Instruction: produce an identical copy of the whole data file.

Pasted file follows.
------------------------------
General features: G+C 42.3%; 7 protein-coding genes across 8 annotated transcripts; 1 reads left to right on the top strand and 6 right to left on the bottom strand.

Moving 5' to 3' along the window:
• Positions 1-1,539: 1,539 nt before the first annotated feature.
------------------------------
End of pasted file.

General features: G+C 42.3%; 7 protein-coding genes across 8 annotated transcripts; 1 reads left to right on the top strand and 6 right to left on the bottom strand.

Moving 5' to 3' along the window:
• Positions 1-1,539: 1,539 nt before the first annotated feature.